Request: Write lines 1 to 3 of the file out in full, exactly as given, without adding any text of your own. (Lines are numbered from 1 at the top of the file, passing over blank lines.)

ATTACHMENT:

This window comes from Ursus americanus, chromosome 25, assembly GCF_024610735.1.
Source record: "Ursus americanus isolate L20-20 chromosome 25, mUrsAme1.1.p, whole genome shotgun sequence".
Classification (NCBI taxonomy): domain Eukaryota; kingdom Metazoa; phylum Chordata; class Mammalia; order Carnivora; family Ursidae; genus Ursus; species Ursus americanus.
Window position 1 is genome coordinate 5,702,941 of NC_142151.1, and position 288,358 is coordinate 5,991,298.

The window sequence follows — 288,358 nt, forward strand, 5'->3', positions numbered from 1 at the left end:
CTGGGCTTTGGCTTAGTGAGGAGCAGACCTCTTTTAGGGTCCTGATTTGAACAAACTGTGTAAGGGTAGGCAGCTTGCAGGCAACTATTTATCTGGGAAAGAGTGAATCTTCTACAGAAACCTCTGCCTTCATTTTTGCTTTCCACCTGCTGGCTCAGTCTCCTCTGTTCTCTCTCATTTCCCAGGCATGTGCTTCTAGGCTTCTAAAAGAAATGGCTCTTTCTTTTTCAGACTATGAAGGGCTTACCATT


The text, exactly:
This window comes from Ursus americanus, chromosome 25, assembly GCF_024610735.1.
Source record: "Ursus americanus isolate L20-20 chromosome 25, mUrsAme1.1.p, whole genome shotgun sequence".
Classification (NCBI taxonomy): domain Eukaryota; kingdom Metazoa; phylum Chordata; class Mammalia; order Carnivora; family Ursidae; genus Ursus; species Ursus americanus.